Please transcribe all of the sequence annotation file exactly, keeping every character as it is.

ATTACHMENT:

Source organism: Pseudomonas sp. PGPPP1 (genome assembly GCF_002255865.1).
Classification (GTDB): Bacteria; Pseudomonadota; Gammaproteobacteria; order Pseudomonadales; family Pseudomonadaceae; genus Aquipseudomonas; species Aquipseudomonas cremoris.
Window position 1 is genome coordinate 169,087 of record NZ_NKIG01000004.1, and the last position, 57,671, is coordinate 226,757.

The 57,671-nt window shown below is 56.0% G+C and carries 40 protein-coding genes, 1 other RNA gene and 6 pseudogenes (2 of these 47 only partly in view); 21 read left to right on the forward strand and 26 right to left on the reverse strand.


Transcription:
Source organism: Pseudomonas sp. PGPPP1 (genome assembly GCF_002255865.1).
Classification (GTDB): Bacteria; Pseudomonadota; Gammaproteobacteria; order Pseudomonadales; family Pseudomonadaceae; genus Aquipseudomonas; species Aquipseudomonas cremoris.
Window position 1 is genome coordinate 169,087 of record NZ_NKIG01000004.1, and the last position, 57,671, is coordinate 226,757.

The 57,671-nt window shown below is 56.0% G+C and carries 40 protein-coding genes, 1 other RNA gene and 6 pseudogenes (2 of these 47 only partly in view); 21 read left to right on the forward strand and 26 right to left on the reverse strand.